Home » Criminal Law » Biden Administration’s Heresy-Silencing Campaign Can Continue Unimpeded, for now.

Biden Administration’s Heresy-Silencing Campaign Can Continue Unimpeded, for now.

Biden administration’s heresy-silencing campaign can continue unimpeded, for now.

Murthy v. Missouri.

On Wednesday, June 26, 2024, the U.S. Supreme Court issued its decision in Murthy v. Missouri. The next day, the following headline appeared in a news story about it in the local paper: “Court backs social media policy: Justices said it’s OK for the Biden administration to lean on social media companies regardless of content.” No, the Supreme Court did not back the administration’s social media policy. They refused to get involved. As the Court also did in the recent abortion pill case that I blogged about, here, the Court again decided that the plaintiffs lacked “standing” to bring their claim. The Court found that it lacks jurisdiction to adjudicate the plaintiffs’ claims because the plaintiffs are the wrong people to complain about it. It has to do with the structure of the U.S. government and the role of the Supreme Court within that structure.

The plaintiffs in Murthy were people and entities who complained about the censoring of social media posts on topics related to COVID-19 and the 2020 presidential election. They pointed to pressure brought to bear by the Biden White House, Surgeon General Vivek Murthy, the CDC, the FBI, the Cybersecurity and Infrastructure Security Agency (CISA), and other U.S. Government agencies, on social media platforms to censor speech along political lines. The gist of their complaint was that these government agents did indirectly, through social media companies, what clearly violates the First Amendment if done directly – they censored the speech of private citizens and entities because they disfavored the content of that speech.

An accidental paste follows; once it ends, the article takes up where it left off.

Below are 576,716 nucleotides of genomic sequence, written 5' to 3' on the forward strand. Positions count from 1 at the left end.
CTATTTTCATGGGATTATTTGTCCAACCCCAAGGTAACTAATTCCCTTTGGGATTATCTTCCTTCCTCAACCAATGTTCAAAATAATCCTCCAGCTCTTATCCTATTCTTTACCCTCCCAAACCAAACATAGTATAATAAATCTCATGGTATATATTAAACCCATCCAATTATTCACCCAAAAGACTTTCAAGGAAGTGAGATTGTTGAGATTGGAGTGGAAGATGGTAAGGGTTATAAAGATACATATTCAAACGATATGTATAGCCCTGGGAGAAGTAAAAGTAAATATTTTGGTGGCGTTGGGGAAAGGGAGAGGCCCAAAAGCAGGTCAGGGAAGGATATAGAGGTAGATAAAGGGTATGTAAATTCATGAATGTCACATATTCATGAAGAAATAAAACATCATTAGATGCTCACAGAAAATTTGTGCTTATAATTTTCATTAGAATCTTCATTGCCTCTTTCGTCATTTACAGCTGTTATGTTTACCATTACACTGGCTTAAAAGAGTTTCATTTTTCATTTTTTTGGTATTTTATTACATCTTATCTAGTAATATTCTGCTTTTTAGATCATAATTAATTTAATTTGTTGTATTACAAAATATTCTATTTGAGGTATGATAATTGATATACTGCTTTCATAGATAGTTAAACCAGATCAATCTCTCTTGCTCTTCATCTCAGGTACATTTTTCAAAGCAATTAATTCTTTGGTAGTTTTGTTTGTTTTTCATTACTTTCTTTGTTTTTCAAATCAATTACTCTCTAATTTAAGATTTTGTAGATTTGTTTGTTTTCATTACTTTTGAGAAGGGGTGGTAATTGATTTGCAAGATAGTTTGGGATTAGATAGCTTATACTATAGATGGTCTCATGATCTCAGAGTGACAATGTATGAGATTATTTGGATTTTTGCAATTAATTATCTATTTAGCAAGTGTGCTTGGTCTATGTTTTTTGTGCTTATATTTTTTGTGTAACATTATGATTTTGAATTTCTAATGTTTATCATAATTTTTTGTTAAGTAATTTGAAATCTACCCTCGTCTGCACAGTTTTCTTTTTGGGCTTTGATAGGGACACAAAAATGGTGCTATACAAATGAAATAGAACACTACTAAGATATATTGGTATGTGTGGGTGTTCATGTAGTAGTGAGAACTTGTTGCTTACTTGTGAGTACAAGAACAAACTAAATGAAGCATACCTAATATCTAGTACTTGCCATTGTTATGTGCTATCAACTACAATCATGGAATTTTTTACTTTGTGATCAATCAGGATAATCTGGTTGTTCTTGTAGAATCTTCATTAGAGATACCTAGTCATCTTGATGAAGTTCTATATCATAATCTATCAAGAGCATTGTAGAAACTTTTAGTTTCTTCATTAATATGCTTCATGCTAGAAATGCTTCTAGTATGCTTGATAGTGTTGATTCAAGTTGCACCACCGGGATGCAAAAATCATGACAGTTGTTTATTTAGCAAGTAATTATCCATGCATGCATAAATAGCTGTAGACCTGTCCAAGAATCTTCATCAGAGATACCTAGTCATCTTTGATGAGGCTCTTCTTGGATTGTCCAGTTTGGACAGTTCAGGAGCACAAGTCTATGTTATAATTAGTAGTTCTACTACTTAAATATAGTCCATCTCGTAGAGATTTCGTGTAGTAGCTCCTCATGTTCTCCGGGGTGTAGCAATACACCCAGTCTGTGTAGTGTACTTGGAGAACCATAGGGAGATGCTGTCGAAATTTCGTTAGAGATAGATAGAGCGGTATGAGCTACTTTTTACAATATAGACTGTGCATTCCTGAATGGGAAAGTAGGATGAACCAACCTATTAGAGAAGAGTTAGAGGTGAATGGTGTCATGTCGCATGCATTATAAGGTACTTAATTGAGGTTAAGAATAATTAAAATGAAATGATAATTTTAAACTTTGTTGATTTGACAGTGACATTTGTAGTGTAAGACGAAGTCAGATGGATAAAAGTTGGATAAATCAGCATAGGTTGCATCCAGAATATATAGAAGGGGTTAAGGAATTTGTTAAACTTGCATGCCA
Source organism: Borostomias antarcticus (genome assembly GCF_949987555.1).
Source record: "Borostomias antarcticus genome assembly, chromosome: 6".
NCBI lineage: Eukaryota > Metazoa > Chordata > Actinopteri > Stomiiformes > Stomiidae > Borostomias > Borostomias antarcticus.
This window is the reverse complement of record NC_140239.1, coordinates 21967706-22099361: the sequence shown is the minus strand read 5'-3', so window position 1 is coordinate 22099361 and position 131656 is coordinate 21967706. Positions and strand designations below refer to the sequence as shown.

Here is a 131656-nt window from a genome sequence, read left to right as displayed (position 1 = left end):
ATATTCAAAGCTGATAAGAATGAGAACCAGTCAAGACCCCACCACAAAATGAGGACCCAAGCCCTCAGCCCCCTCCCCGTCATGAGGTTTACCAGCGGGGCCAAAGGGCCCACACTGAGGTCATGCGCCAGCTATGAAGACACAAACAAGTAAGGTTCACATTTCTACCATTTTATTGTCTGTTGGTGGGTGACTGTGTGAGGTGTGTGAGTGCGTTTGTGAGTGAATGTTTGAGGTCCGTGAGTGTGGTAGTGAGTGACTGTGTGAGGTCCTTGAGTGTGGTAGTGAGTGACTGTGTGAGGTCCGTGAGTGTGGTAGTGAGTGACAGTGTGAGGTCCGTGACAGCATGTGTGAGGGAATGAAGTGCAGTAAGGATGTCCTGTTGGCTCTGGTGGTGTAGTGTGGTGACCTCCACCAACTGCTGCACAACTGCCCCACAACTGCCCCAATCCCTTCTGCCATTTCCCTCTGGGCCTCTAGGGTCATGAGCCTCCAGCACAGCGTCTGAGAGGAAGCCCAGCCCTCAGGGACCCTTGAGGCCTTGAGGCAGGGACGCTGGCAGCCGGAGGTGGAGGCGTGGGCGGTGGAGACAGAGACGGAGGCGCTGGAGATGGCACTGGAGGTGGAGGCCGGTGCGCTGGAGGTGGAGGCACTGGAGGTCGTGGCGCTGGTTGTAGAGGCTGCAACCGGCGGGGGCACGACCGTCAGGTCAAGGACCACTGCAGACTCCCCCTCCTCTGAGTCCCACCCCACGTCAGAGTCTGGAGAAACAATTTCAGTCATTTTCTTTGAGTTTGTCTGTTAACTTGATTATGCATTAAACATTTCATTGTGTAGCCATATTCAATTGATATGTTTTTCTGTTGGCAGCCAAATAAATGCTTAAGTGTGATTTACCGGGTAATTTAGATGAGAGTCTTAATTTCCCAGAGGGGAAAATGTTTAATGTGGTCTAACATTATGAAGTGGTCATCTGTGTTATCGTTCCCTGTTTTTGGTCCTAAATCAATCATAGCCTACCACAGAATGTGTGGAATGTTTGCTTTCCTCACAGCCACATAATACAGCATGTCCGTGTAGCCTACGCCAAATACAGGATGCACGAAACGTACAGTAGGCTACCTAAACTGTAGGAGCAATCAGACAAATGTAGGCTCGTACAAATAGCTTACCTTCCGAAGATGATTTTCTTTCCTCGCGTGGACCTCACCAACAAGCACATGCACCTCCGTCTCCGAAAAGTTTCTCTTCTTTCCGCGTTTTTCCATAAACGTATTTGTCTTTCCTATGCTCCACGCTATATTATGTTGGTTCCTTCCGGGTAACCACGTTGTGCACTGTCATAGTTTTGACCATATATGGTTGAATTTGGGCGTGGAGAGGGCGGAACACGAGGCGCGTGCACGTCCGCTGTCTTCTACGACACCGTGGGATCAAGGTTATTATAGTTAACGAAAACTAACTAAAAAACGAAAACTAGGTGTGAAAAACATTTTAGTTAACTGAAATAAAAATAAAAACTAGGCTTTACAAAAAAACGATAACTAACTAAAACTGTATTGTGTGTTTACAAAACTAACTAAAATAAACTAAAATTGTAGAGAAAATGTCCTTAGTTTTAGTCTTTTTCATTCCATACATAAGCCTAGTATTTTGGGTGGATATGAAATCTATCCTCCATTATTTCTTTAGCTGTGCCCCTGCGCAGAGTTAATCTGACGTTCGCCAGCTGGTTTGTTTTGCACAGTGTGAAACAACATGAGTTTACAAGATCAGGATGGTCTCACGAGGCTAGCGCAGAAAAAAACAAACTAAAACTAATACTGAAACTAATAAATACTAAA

The relief that the plaintiffs sought in the U.S. District Court was for the defendants to be enjoined from continuing their censorship campaign. The District Court found that the plaintiffs had standing to complain. It issued a broad injunction ordering the defendants to cease their campaign of pressuring the social media platforms. The defendants appealed to the Fifth Circuit Court of Appeals, which narrowed the scope of the injunction, leaving it in place as narrowed. The defendants pressed their appeal to the U.S. Supreme Court, arguing that the plaintiffs lacked standing to complain. The defendants won on the standing issue in the Supreme Court.

As Justice Barrett put it in her opinion for the six-Justice majority:

We begin—and end—with standing. At this stage, neither the individual nor the state plaintiffs have established standing to seek an injunction against any defendant. We therefore lack jurisdiction to reach the merits of the dispute.